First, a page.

SLICE is driven by students, supported by faculty, and focused on making change in the community.
What is SLICE?
SLICE (Student Leaders in Community Engagement) is designed for academically motivated Honors Program students who are invested in using what they learn to improve the lives of others.
SLICE participants study issues of leadership, justice or equity in their major or minor discipline and put their knowledge to use through the creation of a project that addresses an issue and meets a need in the community.
As an upper division, two-semester independent study of academic distinction, SLICE is initiated in the Fall semester (1 course credit) and completed in the Spring semester (.25 credit). SLICE students identify and invite a faculty member in his or her major or minor discipline to serve as an instructor of record, registering for that department’s independent study (Examples: COM 197 or CHEM 197). The SLICE project is worth one Honors Contract (30 points) and students receive Community Engagement (CE) credit.
Students work closely with their faculty members throughout the year. In the fall, they will meet with their instructors every other week. Throughout the year they will participate in a twice-monthly seminar in Catholic Social Thought, leadership, and community engagement led by Catholic Institute for Lasallian Social Action (CILSA) staff. This will provide an underpinning for the development of the community-based project with a community partner.
Student and Faculty Testimonials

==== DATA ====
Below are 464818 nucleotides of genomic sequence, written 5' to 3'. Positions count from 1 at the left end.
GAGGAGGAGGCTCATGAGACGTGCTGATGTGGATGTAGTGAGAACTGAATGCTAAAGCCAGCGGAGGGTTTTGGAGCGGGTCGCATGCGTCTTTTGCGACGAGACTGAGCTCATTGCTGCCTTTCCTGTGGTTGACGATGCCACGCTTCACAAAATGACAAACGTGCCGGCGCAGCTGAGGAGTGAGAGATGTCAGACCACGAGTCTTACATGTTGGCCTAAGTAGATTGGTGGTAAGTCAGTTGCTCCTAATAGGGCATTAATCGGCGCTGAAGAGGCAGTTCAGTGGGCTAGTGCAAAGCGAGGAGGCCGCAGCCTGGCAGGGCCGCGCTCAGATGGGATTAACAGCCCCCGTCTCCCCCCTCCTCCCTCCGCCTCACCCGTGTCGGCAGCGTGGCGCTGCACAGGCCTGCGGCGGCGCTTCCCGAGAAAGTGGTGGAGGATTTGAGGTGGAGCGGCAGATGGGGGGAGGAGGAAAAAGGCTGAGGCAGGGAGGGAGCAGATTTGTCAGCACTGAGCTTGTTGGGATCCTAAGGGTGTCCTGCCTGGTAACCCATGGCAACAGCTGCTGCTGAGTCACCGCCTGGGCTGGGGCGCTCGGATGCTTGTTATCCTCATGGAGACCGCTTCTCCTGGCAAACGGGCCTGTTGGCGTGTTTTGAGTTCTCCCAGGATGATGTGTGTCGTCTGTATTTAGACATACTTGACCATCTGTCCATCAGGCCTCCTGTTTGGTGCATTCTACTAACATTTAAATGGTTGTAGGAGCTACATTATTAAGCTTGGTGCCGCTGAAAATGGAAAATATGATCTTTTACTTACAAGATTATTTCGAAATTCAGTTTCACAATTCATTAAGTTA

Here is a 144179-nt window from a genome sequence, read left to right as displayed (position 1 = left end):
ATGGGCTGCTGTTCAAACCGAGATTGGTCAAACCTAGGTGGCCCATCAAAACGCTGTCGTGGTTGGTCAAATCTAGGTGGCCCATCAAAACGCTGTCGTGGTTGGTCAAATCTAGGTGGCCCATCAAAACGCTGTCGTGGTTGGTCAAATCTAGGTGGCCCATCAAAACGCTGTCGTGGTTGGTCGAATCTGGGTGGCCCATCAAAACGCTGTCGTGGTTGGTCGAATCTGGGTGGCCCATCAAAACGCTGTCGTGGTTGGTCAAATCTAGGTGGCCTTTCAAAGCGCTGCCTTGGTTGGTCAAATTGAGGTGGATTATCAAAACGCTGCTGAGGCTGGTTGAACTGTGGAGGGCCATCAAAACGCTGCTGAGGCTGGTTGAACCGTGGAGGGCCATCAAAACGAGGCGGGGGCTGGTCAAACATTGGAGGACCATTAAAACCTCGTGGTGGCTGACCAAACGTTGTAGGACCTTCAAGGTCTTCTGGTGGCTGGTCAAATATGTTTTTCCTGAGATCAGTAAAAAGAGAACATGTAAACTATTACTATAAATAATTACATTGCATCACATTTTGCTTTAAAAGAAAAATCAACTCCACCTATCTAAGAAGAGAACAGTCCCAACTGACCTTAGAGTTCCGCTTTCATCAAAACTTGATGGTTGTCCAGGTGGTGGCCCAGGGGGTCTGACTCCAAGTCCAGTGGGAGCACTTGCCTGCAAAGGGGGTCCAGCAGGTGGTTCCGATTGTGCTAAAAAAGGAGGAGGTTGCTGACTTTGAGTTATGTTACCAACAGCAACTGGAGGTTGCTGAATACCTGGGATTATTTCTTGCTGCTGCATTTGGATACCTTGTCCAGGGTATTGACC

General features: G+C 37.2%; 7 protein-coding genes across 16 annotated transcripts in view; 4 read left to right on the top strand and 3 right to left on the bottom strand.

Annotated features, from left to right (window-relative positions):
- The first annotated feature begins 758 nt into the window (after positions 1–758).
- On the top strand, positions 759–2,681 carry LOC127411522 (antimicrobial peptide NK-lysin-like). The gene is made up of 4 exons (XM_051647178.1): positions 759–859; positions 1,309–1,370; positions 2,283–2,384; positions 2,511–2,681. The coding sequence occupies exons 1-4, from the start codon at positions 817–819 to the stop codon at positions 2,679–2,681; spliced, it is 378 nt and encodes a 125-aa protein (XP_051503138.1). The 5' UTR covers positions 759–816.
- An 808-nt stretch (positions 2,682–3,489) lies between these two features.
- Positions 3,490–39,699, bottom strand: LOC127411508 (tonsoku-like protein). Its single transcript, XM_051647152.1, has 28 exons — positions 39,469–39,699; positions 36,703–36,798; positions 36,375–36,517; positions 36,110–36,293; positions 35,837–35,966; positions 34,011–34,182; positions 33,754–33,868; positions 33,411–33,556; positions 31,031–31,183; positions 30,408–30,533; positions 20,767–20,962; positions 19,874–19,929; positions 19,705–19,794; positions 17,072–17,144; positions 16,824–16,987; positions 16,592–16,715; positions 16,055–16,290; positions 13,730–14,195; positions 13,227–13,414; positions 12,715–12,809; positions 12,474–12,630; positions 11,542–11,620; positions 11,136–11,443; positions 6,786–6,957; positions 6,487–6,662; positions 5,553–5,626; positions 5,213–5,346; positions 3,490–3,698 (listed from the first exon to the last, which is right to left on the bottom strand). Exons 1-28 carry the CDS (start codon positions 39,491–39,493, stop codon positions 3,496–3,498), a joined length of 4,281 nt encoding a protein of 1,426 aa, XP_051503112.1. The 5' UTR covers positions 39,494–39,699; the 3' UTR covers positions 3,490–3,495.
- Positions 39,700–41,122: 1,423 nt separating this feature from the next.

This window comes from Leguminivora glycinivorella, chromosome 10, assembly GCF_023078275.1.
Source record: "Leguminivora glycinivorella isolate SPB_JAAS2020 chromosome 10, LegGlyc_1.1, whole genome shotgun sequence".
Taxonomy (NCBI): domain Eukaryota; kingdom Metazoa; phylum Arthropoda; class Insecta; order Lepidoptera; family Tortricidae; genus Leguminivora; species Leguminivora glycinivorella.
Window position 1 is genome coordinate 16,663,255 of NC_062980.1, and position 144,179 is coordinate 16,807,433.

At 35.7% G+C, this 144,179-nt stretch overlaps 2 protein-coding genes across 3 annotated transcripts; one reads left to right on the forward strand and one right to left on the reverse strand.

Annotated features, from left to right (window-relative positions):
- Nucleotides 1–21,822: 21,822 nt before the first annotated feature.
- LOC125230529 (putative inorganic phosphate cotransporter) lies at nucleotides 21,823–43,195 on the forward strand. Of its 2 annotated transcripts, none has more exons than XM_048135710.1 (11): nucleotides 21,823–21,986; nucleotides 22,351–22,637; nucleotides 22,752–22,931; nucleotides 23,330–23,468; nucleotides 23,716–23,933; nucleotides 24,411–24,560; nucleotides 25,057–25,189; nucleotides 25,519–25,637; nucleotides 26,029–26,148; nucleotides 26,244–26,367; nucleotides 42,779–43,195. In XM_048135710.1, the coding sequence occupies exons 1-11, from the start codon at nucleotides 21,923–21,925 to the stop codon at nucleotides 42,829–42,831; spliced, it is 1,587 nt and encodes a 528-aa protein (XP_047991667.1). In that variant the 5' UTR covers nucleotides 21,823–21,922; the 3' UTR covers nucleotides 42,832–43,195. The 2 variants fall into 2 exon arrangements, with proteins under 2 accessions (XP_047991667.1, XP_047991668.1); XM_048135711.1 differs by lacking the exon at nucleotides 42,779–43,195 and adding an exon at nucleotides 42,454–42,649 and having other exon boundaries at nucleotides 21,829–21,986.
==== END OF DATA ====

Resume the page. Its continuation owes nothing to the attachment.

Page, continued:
“SLICE provided me with an unparalleled opportunity for growth and service and came to define my undergraduate experience. I studied the political economy of food systems and received individual attention from Professor Patrizia Longo. Partnering with The Urban Farmers was rewarding, as I engaged in service that connected with my research, learned about leadership and project management, and contributed to enhancing food security in Contra Costa County. The SLICE cohort seminars offered a safe space for reflection and provided tangible resources. I was honored to present at conferences in Seattle and New York, and a modified version of my final paper was published by an undergraduate research journal. SLICE solidified my passion for food justice and provided me with a sharper understanding of the future I want to create for myself and those struggling with food security." -Aleenah Mehta, Former SLICE Student
"SLICE is a great opportunity for faculty to work with a student on a project they care about, to learn more together and to make a difference." -Patrizia Longo, Politics Professor & SLICE Instructor